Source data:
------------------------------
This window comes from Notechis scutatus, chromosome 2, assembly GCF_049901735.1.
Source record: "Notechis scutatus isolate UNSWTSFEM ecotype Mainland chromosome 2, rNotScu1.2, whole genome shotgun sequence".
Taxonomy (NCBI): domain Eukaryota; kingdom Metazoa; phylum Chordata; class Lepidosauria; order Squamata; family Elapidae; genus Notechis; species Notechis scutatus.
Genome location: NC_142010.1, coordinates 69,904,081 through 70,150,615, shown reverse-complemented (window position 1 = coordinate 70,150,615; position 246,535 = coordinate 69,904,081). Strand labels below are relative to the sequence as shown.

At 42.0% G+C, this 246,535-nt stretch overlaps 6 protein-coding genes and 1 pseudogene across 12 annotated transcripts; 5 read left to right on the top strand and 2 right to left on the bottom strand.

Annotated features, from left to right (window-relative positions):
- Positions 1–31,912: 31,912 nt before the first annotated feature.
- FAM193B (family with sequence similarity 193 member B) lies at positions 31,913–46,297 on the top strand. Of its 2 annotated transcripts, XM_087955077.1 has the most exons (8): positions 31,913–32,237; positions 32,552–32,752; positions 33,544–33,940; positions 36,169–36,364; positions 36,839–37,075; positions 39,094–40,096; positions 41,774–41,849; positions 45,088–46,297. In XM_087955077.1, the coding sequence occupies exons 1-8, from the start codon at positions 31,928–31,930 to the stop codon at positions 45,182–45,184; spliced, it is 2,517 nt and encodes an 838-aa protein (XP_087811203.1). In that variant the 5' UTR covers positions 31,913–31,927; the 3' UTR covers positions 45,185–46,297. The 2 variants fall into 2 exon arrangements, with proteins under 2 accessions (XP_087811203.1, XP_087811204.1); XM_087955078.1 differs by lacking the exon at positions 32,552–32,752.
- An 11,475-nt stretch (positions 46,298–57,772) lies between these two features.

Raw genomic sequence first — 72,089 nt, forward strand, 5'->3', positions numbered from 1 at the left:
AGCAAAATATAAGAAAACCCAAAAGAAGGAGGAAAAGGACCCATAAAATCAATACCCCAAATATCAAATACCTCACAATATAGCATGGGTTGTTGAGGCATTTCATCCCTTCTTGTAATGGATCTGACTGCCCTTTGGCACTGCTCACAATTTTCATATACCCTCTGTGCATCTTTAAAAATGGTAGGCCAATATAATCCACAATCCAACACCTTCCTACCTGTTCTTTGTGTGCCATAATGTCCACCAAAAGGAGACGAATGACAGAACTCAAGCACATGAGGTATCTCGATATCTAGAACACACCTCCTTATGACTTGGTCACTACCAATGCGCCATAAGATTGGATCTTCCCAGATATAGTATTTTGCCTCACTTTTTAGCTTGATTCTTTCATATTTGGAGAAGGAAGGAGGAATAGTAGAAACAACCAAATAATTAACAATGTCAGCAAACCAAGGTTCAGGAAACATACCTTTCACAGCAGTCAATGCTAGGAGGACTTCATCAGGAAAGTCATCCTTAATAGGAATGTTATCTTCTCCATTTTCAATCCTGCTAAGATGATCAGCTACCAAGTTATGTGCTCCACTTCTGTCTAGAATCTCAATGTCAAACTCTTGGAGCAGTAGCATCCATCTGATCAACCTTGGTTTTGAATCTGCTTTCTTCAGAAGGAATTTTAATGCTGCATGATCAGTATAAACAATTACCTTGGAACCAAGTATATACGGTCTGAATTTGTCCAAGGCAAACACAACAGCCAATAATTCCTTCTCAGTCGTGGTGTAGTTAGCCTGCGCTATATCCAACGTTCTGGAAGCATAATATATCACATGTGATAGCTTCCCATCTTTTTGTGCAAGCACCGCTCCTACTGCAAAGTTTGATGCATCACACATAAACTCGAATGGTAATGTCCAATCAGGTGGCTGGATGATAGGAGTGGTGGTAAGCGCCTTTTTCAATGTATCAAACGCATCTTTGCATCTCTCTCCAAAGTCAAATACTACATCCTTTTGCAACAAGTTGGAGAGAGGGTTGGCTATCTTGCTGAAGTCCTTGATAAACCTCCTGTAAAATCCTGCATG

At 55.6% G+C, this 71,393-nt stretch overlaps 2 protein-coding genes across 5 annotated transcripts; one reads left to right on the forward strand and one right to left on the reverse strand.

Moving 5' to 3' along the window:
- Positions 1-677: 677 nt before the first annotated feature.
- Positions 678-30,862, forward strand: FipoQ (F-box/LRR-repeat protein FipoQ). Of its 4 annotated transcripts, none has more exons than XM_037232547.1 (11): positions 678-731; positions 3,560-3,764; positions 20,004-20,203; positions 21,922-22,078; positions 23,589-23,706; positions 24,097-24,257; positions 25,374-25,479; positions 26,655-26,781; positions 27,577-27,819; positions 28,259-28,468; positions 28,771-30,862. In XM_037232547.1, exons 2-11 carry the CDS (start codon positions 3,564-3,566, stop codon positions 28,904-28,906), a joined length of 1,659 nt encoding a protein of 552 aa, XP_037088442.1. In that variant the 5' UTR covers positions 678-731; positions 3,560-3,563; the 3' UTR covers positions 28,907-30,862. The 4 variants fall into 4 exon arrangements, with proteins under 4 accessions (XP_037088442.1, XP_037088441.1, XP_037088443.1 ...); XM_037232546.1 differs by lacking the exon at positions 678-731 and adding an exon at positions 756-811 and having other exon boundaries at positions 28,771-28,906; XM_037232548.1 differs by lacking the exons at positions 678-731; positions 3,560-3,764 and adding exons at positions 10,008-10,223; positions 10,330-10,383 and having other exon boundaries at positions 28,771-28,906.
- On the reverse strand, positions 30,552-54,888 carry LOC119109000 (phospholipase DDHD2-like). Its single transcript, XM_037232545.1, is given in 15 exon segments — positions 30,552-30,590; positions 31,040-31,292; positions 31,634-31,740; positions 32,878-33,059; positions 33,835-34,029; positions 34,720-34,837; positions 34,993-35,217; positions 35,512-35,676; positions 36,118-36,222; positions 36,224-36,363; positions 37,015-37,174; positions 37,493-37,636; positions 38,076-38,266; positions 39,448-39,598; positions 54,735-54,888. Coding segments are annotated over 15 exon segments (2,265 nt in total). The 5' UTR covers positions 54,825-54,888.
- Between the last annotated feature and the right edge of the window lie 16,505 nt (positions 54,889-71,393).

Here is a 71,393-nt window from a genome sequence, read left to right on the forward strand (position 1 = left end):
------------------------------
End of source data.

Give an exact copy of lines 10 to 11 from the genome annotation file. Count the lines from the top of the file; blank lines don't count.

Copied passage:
Raw genomic sequence first — 72,089 nt, forward strand, 5'->3', positions numbered from 1 at the left:
AGCAAAATATAAGAAAACCCAAAAGAAGGAGGAAAAGGACCCATAAAATCAATACCCCAAATATCAAATACCTCACAATATAGCATGGGTTGTTGAGGCATTTCATCCCTTCTTGTAATGGATCTGACTGCCCTTTGGCACTGCTCACAATTTTCATATACCCTCTGTGCATCTTTAAAAATGGTAGGCCAATATAATCCACAATCCAACACCTTCCTACCTGTTCTTTGTGTGCCATAATGTCCACCAAAAGGAGACGAATGACAGAACTCAAGCACATGAGGTATCTCGATATCTAGAACACACCTCCTTATGACTTGGTCACTACCAATGCGCCATAAGATTGGATCTTCCCAGATATAGTATTTTGCCTCACTTTTTAGCTTGATTCTTTCATATTTGGAGAAGGAAGGAGGAATAGTAGAAACAACCAAATAATTAACAATGTCAGCAAACCAAGGTTCAGGAAACATACCTTTCACAGCAGTCAATGCTAGGAGGACTTCATCAGGAAAGTCATCCTTAATAGGAATGTTATCTTCTCCATTTTCAATCCTGCTAAGATGATCAGCTACCAAGTTATGTGCTCCACTTCTGTCTAGAATCTCAATGTCAAACTCTTGGAGCAGTAGCATCCATCTGATCAACCTTGGTTTTGAATCTGCTTTCTTCAGAAGGAATTTTAATGCTGCATGATCAGTATAAACAATTACCTTGGAACCAAGTATATACGGTCTGAATTTGTCCAAGGCAAACACAACAGCCAATAATTCCTTCTCAGTCGTGGTGTAGTTAGCCTGCGCTATATCCAACGTTCTGGAAGCATAATATATCACATGTGATAGCTTCCCATCTTTTTGTGCAAGCACCGCTCCTACTGCAAAGTTTGATGCATCACACATAAACTCGAATGGTAATGTCCAATCAGGTGGCTGGATGATAGGAGTGGTGGTAAGCGCCTTTTTCAATGTATCAAACGCATCTTTGCATCTCTCTCCAAAGTCAAATACTACATCCTTTTGCAACAAGTTGGAGAGAGGGTTGGCTATCTTGCTGAAGTCCTTGATAAACCTCCTGTAAAATCCTGCATG